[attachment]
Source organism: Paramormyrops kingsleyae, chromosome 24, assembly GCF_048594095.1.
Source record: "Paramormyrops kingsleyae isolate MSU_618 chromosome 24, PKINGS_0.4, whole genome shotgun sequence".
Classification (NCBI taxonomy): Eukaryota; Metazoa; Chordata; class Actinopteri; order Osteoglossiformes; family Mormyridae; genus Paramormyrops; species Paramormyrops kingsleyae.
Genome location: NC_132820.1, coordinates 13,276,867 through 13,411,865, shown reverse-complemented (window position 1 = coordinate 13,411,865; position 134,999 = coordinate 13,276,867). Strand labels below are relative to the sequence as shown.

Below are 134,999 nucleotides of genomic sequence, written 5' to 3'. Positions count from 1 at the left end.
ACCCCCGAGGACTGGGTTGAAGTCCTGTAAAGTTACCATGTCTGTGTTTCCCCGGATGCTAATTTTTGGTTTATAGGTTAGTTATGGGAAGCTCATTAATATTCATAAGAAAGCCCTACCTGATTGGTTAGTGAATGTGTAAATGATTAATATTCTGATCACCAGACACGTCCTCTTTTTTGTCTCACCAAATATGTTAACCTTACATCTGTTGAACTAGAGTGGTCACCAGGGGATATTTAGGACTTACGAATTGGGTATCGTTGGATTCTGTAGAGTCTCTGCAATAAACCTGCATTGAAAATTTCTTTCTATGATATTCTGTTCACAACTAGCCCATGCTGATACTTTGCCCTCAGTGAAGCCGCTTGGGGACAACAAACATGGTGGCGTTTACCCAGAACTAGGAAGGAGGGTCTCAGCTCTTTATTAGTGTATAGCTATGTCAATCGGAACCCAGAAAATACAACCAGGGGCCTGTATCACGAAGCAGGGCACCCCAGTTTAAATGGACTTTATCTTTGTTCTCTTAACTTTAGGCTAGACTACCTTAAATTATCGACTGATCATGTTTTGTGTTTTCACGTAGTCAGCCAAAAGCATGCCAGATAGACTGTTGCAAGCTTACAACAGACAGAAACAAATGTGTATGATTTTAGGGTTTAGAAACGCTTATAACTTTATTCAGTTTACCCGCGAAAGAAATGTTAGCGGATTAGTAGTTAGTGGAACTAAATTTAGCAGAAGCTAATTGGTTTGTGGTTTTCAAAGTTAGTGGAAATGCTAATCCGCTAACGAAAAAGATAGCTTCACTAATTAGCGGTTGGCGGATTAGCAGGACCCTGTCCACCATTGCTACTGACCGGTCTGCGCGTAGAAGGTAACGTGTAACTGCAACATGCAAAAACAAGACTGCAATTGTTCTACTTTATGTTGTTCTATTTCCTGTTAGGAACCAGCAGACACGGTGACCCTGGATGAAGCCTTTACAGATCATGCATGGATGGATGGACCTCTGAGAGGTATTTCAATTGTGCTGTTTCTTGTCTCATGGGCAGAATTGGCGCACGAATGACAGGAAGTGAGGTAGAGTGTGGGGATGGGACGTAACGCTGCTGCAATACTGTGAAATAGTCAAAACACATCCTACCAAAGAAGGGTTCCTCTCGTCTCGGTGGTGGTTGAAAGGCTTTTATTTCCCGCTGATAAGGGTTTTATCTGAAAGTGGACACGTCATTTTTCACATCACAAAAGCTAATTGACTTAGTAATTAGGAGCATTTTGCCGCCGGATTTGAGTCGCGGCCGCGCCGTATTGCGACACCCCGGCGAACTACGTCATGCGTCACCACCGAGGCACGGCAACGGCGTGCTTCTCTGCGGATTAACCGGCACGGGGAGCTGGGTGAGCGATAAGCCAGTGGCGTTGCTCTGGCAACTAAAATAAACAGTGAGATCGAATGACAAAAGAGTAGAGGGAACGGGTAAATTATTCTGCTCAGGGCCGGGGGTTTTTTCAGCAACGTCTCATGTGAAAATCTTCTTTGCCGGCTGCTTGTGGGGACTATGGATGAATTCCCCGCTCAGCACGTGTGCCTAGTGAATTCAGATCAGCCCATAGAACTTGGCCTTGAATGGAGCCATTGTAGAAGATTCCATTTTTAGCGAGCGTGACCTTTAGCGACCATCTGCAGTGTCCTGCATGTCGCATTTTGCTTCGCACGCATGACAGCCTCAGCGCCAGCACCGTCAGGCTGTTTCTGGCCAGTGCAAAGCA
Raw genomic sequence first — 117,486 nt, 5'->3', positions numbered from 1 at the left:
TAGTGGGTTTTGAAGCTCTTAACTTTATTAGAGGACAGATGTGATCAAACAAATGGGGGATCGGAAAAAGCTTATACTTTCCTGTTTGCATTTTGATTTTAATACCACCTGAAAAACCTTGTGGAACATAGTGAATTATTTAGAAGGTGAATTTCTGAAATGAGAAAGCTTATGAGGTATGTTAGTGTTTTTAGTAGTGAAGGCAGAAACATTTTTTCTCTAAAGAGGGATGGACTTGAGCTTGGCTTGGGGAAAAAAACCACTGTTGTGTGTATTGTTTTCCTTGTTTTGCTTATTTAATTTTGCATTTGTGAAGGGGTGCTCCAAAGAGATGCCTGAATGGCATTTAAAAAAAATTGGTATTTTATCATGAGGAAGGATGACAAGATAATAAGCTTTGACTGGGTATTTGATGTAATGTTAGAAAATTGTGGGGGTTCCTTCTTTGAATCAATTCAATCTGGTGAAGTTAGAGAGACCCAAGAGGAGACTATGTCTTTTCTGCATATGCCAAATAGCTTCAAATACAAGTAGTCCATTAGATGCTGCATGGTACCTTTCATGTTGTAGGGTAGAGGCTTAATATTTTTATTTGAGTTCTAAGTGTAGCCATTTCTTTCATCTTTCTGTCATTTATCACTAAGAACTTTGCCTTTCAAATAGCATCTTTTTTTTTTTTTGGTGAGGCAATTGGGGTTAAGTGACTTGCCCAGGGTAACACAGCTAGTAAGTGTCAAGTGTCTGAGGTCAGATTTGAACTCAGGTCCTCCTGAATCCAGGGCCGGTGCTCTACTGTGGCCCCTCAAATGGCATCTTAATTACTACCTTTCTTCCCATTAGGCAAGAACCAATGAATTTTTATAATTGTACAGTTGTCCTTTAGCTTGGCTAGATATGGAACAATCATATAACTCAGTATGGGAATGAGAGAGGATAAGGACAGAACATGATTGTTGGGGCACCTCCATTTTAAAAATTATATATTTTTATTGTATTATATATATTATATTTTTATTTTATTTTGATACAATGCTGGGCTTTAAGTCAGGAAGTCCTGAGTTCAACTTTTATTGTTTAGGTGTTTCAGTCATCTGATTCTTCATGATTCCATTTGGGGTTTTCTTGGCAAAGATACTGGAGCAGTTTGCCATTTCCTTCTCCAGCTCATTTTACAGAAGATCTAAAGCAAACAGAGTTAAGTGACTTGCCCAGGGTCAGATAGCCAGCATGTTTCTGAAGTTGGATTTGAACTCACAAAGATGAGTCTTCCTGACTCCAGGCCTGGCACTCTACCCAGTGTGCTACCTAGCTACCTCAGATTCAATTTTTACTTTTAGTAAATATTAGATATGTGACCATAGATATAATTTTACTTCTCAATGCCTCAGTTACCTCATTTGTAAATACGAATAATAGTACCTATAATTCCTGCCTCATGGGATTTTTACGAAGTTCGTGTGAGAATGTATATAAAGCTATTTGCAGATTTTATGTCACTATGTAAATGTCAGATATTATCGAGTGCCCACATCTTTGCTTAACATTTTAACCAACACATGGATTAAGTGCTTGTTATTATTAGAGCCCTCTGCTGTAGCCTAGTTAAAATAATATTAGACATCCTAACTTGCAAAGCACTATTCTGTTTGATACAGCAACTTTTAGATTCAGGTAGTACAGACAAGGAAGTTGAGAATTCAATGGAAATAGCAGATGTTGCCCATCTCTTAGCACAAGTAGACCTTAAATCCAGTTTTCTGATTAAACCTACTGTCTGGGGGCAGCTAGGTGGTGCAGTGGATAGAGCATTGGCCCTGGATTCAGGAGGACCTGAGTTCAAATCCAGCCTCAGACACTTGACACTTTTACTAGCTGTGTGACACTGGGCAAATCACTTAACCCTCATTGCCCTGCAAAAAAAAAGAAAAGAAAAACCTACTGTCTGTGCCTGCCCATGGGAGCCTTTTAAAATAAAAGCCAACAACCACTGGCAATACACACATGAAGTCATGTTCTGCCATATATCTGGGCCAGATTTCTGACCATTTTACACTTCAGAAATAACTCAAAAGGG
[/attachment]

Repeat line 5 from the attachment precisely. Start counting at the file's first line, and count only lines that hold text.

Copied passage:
Below are 134,999 nucleotides of genomic sequence, written 5' to 3'. Positions count from 1 at the left end.